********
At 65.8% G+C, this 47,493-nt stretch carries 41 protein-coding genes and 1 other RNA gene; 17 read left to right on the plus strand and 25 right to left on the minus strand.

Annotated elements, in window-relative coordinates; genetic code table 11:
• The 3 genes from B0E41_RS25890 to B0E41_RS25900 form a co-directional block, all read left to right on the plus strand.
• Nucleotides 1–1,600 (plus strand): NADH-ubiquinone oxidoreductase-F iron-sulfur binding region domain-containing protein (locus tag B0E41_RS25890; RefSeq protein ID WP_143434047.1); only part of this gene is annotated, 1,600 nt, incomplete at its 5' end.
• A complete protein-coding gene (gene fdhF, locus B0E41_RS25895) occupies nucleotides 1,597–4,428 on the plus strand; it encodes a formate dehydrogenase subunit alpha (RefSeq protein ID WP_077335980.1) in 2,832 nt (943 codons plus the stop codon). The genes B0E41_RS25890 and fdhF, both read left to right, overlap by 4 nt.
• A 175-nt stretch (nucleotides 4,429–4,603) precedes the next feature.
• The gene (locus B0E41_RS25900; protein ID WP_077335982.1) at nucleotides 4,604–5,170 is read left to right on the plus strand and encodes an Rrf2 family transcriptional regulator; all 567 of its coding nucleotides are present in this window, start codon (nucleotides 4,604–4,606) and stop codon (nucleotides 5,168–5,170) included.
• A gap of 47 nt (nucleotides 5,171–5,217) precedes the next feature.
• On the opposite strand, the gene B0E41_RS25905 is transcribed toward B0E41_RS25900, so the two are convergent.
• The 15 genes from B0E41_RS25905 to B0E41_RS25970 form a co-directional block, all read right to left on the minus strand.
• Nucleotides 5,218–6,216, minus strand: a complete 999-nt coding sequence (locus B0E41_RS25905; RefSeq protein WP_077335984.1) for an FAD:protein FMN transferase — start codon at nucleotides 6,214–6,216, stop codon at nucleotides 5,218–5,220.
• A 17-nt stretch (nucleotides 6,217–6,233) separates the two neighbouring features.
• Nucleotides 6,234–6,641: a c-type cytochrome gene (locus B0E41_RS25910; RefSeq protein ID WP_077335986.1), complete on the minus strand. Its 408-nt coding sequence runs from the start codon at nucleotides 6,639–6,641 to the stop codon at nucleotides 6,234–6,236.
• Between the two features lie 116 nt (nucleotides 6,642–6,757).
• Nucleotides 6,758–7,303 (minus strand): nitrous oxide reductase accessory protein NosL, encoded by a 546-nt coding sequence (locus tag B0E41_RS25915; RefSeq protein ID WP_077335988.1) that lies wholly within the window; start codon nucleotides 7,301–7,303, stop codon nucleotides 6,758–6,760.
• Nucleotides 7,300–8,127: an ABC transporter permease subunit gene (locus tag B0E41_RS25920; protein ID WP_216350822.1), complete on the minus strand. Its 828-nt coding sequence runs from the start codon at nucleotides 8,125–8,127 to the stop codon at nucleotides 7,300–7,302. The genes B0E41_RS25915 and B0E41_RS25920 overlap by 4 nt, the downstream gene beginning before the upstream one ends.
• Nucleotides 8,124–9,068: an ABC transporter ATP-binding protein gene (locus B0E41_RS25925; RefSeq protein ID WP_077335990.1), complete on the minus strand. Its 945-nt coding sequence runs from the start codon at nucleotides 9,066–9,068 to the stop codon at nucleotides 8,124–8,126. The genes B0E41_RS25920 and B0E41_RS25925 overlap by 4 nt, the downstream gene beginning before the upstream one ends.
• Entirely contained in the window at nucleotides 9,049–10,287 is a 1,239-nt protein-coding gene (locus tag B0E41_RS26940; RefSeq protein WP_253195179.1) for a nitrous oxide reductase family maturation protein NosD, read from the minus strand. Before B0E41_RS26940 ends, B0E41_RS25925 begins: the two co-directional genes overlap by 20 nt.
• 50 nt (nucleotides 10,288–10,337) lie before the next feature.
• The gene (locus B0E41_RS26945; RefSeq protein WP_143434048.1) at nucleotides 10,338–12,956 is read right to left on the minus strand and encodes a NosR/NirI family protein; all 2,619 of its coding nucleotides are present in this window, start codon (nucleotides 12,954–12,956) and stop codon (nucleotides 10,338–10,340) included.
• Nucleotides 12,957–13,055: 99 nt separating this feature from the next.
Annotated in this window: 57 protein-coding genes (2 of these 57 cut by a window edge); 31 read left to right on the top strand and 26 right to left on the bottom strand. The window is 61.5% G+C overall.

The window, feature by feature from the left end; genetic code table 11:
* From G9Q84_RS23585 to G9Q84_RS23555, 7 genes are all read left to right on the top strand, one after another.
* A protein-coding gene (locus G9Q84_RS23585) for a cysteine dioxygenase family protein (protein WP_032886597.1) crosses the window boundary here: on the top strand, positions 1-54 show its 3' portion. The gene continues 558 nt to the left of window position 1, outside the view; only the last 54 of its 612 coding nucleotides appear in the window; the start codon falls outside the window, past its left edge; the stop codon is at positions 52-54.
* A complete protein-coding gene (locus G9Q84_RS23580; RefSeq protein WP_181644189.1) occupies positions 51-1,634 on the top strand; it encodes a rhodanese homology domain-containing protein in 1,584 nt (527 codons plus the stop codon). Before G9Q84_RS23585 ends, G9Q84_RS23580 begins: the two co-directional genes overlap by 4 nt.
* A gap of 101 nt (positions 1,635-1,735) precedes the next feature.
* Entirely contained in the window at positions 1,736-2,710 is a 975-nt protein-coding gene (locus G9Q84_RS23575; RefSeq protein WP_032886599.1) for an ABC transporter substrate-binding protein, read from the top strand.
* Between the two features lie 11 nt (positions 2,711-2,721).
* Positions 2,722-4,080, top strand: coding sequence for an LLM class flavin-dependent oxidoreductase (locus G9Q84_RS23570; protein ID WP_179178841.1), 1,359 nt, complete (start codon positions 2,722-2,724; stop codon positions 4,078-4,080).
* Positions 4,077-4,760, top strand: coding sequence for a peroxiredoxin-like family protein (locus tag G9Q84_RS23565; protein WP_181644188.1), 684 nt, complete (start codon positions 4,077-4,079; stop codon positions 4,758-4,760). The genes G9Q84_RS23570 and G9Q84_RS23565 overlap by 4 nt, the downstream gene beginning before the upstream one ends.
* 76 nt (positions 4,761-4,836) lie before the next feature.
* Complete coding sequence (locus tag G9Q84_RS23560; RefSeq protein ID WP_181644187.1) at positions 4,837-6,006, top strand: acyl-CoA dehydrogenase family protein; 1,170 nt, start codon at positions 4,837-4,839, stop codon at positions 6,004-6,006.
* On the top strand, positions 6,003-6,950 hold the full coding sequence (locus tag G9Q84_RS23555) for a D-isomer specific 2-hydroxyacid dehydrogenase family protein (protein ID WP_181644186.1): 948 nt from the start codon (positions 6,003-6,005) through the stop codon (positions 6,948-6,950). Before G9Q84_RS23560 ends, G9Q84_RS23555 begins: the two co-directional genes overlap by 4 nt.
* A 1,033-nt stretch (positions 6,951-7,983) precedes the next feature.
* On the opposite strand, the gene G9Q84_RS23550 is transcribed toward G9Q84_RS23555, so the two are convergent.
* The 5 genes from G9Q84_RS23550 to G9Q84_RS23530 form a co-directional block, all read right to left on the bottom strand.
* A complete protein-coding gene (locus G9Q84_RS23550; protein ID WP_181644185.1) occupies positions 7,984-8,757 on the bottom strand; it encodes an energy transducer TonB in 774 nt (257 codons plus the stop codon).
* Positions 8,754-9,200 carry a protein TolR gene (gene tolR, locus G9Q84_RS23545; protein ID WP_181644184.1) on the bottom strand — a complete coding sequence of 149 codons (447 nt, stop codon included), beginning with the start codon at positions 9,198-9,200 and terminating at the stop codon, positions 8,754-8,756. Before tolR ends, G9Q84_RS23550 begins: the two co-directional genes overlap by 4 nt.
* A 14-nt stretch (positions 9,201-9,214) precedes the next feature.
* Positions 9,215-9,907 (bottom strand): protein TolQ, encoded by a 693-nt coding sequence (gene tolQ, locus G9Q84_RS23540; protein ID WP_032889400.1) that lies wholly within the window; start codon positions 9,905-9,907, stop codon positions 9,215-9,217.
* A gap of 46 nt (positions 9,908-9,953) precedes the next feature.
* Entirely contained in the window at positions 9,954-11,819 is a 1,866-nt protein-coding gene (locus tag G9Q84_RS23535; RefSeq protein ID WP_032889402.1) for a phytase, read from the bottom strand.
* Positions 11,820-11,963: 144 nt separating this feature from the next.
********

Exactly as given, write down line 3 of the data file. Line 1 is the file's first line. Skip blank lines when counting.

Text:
• The 3 genes from B0E41_RS25890 to B0E41_RS25900 form a co-directional block, all read left to right on the plus strand.